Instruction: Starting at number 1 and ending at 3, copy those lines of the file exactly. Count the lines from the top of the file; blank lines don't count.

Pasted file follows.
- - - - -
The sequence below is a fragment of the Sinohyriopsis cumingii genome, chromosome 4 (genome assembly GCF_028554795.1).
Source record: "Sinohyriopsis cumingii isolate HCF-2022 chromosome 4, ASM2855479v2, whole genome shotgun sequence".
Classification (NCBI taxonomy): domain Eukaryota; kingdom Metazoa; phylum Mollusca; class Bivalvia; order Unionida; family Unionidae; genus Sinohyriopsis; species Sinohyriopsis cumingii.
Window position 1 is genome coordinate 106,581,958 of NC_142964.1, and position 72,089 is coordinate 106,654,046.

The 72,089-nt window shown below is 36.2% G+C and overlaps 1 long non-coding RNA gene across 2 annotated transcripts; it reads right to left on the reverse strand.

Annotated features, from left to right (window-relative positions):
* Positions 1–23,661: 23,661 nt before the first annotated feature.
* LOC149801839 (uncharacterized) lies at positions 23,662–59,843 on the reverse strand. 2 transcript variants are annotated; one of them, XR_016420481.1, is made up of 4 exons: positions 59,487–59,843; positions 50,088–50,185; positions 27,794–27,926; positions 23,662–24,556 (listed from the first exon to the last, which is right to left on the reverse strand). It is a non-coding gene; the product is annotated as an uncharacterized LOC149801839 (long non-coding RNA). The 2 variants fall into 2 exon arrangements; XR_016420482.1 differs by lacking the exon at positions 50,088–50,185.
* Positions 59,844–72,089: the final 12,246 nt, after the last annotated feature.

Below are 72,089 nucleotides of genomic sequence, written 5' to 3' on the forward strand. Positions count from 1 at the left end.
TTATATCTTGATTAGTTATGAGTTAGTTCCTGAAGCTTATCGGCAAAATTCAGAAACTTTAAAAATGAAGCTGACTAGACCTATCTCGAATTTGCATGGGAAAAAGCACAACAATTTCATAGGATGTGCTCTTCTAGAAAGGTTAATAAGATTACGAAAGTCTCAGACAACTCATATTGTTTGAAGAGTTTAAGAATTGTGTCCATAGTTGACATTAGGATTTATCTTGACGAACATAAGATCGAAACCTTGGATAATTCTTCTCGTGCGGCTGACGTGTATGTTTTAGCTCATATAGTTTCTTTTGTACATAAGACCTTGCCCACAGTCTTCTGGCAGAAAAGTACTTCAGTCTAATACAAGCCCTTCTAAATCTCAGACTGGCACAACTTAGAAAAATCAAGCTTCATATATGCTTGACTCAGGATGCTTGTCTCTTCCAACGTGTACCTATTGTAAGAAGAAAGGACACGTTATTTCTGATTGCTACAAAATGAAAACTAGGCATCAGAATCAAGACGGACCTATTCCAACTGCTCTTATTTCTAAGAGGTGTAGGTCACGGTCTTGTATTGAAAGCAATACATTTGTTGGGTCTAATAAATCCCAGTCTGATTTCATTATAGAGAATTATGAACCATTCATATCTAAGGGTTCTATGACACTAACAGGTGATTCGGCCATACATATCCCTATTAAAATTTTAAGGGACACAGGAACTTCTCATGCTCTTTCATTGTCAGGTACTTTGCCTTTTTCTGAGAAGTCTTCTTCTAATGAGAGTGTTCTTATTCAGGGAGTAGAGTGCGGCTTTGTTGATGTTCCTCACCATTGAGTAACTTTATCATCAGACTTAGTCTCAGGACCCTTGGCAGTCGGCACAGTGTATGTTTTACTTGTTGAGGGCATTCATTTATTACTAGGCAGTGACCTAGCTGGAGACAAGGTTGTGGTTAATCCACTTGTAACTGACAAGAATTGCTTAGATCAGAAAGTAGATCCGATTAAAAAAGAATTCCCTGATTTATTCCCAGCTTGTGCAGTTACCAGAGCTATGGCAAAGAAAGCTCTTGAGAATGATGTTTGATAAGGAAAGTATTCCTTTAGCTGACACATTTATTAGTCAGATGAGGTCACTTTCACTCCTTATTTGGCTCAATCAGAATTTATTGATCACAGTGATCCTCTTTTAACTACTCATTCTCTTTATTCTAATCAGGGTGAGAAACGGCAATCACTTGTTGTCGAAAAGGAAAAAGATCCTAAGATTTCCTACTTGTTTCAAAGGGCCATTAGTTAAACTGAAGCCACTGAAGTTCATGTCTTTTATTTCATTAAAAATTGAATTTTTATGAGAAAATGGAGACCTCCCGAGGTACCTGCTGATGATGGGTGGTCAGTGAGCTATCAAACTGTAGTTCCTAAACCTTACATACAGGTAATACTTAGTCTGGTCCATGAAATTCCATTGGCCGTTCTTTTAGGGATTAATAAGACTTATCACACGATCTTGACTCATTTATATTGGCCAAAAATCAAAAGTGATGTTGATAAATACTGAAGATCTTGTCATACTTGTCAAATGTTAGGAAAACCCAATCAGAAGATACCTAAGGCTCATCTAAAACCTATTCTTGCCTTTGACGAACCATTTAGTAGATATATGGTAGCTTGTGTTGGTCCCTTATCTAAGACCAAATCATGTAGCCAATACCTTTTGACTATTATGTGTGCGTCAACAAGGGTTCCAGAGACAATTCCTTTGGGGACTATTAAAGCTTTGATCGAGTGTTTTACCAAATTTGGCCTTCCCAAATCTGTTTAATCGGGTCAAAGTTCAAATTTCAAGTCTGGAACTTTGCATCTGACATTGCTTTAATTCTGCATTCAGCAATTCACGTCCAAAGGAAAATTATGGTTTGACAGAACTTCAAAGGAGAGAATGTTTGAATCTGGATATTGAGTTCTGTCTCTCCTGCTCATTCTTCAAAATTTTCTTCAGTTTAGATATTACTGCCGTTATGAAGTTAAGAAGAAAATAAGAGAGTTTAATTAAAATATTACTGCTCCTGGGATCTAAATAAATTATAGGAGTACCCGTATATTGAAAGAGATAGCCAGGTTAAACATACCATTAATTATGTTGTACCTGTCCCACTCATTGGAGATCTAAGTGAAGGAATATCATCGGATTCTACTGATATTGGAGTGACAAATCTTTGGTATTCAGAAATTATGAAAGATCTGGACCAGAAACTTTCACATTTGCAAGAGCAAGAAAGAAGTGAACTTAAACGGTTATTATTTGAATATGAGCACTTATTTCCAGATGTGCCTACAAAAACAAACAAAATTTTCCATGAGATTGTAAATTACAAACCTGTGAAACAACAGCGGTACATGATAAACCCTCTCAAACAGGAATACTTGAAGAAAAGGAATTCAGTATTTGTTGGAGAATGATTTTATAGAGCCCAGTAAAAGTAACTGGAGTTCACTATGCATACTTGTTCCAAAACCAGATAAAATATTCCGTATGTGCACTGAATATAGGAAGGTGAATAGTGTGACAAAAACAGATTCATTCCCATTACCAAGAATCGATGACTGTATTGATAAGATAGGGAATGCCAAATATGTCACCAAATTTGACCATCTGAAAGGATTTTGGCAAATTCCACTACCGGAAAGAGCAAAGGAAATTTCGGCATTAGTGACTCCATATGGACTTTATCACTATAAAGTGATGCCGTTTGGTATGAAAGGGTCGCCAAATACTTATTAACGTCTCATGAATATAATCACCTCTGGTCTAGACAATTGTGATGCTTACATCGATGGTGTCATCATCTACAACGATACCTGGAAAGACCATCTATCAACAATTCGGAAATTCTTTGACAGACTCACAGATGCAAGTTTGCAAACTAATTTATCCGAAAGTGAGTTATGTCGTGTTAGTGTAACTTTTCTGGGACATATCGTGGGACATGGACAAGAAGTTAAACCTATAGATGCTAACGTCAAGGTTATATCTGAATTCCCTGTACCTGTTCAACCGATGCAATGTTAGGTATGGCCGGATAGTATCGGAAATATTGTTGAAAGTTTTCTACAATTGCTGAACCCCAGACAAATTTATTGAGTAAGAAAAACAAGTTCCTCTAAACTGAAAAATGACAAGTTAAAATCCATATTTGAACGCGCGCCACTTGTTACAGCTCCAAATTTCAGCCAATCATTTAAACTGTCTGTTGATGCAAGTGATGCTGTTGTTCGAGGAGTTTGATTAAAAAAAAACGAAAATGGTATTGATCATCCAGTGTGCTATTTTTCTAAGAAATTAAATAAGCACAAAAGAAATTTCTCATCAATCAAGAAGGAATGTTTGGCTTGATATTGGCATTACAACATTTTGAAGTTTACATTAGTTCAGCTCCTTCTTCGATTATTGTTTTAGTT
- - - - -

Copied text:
The sequence below is a fragment of the Sinohyriopsis cumingii genome, chromosome 4 (genome assembly GCF_028554795.1).
Source record: "Sinohyriopsis cumingii isolate HCF-2022 chromosome 4, ASM2855479v2, whole genome shotgun sequence".
Classification (NCBI taxonomy): domain Eukaryota; kingdom Metazoa; phylum Mollusca; class Bivalvia; order Unionida; family Unionidae; genus Sinohyriopsis; species Sinohyriopsis cumingii.